Salmon Pasta Recipe

From the moment I saw this recipe I knew I wanted to try it. A combination of salmon, chives, lime zest and a cheese I’ve never tasted sounded intriguing. Robiola is an Italian soft-ripened cheese of the Stracchino family. It is from the Langhe region and made with varying proportions of cow’s, goat’s and sheep milk. Outside of Italy, you can pick it up at an Italian specialty store. If you’re not able to find it, you can substitute with ricotta or a mixture of ricotta and mascarpone cheese. You can find the original recipe (in Italian) here.  It was the first time I’ve cooked a dish that combined pasta and fish. This dish is so delicious, I was not disappointed! This recipe is fairly simple, quick and easy. 

Here in Italy, a country that is surrounded by water, seafood plays a prominent role in the Italian diet. Seafood is everywhere. Every town has a weekly market and one of the highlights of my market visit is buying fresh seafood from the fishmongers. They artfully display their products and the quality is top notch. Italians know their seafood. They know how to spot fresh versus not so fresh seafood. Since moving here I’ve learned a lot on how to choose fish. For example, did you know that when you’re buying a whole fish, if the eyes are cloudy that means the fish is not fresh? As a native Californian who has lived in a coastal town for decades, I often wonder why fish markets are not more common in California and why there isn’t more variety in the local grocery stores. Here the seafood variety seems endless. 

Paccheri is a type of pasta in the shape of a very large tube, which comes from Campania. They are generally smooth, but there is also a ribbed version, paccheri millerighe. If you can’t find Paccheri, Rigatoni (which is what I used) will do just fine. 

how to make SALMON PASTA

Serves 4, prep time 15 minutes, cooking time 20 minutes 


Paccheri or Rigatoni (11 oz, 320 g)

Salmon fillet (cubed) –  22 oz, 650 g

Robiola or ricotta cheese – 7 oz, 200 g

Olives – pitted and diced  –  ⅓ cup, 45g (optional) 

Dry white wine  – 1/3 cup, 50 g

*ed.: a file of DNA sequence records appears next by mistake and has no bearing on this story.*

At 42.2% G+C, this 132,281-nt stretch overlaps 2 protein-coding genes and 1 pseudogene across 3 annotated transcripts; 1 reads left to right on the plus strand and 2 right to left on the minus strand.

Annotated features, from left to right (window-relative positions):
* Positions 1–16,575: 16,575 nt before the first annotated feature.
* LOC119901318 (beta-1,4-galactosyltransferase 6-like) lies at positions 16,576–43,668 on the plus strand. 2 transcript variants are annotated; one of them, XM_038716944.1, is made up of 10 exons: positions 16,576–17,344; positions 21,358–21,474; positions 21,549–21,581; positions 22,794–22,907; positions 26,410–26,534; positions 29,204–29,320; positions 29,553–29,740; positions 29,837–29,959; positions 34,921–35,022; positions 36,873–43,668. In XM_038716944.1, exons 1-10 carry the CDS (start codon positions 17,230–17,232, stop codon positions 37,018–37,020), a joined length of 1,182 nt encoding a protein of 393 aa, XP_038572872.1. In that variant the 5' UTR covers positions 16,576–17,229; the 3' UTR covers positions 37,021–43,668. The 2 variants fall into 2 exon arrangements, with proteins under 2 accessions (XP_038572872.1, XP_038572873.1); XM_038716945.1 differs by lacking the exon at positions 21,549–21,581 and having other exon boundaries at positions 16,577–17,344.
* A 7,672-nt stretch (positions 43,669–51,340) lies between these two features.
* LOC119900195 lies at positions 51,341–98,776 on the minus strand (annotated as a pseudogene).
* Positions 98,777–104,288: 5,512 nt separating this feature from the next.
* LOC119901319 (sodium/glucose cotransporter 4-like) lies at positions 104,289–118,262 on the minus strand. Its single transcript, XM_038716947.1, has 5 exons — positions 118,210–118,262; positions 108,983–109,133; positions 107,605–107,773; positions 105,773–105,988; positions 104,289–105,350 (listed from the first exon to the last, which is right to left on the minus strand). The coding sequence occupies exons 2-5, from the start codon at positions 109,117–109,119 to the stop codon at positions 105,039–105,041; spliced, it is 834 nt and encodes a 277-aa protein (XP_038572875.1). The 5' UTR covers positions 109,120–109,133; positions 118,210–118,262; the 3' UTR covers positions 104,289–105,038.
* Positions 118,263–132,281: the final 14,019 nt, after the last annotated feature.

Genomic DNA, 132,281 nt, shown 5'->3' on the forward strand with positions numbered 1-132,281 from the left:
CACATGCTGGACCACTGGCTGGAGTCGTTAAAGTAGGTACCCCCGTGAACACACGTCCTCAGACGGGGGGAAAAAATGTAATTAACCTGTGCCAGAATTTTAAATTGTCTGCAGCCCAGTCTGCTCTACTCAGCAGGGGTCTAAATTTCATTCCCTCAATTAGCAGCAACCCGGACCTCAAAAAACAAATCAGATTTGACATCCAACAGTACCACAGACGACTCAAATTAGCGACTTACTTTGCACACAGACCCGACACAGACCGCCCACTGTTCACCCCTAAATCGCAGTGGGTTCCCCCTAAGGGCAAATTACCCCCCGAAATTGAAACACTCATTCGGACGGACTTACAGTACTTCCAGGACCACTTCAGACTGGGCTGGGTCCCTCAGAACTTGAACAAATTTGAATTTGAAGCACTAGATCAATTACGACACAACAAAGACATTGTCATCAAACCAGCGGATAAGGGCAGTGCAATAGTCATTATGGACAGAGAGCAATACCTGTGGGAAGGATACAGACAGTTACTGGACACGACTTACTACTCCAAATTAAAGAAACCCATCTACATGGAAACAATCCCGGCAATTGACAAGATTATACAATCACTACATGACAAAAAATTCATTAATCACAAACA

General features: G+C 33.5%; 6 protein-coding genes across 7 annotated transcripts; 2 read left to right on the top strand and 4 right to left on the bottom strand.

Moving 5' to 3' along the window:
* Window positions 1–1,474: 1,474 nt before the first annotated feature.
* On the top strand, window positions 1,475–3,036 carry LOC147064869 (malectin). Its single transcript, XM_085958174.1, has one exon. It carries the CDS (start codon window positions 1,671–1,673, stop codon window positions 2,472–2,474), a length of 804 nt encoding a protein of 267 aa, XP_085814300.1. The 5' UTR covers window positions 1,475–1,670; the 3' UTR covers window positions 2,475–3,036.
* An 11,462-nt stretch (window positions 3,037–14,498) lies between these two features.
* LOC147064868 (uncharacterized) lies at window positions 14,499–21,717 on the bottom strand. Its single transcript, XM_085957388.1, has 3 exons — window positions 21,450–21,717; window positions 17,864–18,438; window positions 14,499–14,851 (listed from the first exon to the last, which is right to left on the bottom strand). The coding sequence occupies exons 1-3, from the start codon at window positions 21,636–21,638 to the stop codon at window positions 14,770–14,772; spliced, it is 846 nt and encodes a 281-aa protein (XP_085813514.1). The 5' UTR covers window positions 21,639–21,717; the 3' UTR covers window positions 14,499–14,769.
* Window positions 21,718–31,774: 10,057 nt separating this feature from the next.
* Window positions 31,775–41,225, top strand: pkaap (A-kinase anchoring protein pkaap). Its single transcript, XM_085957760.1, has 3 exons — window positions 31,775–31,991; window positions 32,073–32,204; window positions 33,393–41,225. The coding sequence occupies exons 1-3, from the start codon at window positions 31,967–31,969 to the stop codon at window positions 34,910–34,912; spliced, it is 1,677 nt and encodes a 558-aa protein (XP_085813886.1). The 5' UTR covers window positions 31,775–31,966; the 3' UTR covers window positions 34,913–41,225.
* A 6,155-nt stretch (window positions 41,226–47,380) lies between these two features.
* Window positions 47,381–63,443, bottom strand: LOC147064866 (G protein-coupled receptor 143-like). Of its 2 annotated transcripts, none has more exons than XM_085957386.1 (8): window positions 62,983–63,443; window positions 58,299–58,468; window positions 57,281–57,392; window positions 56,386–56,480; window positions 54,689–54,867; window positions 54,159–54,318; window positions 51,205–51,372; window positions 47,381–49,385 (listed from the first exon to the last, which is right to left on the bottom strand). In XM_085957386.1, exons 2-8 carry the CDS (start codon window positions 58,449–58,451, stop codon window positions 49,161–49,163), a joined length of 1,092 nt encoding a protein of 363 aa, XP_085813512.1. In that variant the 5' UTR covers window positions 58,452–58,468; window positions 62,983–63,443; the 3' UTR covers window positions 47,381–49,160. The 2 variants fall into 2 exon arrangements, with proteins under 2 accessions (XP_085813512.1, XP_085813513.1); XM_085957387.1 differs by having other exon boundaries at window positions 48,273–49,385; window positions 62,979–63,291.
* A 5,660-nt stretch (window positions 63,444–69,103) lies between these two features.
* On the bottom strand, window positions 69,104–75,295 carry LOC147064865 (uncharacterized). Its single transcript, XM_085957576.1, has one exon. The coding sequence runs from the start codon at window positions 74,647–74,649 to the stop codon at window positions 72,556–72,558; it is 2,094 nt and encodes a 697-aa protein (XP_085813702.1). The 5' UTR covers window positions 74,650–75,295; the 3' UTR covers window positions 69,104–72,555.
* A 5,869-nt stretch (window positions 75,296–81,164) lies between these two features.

Garlic – one whole clove

Chives – finely chopped 1 tablespoon, approx 5 g

Zest of one lime

Extra virgin olive oil

Salt and pepper to taste


Bring a pot of water to boil for the pasta. While the water comes to a boil, cut salmon fillet into ½ inch cubes. In a saute pan, heat olive oil (just enough so the salmon won’t stick) over a medium flame and add peeled garlic clove. Moving the garlic clove around in the oil for about a minute or two will flavor the oil. Be careful not to burn the garlic. Add salmon to the pan, spreading it out evenly and season with salt and pepper. Let the salmon cook (without stirring) for about two to three minutes then add wine. Remove garlic clove. Let the wine reduce and evaporate completely. If you’re adding chopped olives, now is the time to add them. Turn off flame and take the pan off of heat. 

Put Robiola cheese in a mixing bowl and add 1-2 ladle fulls of your hot pasta water to the bowl and whisk. The hot water will melt the cheese and create your sauce mixture. Add cheese sauce to the salmon. 

By now your water is ready for your pasta. Salt the water and cook pasta according to package instructions. Add the cooked pasta to the salmon mixture. Adjust salt and pepper, add chives, lime zest and mix gently.

By now your water is ready for your pasta. Salt the water and cook pasta according to package instructions. Add cooked pasta to salmon mixture and gently toss. Garnish with extra chives and drizzle with a little olive oil. Buon Appetito! 

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  1. Salmon and pasta is also one of my favorite dishes; although I always did it with smoked salmon. It was always a huge success in the USA. my recepire was with cream and a dash of vodka. But I’ll try your version as well now.

    BTW; I discovered this during quarantine, but the right type of pasta for this preparation should be “pennette liscie”, not the “rigate” type, because—I learned—the salmon sticks to the pasta better.

    This came about because at the beginning of the quarantine, Italians instead of storing huge amounts of toilet paper like we saw in the USA, they stored pasta of course; all shapes except “pennette liscie”. That is when a couple of chefs reproached their fellow Italians by telling the secret of pennette liscie. (Also suitable for timballo and pasta al forno).

    One never stops learning! 😉😋

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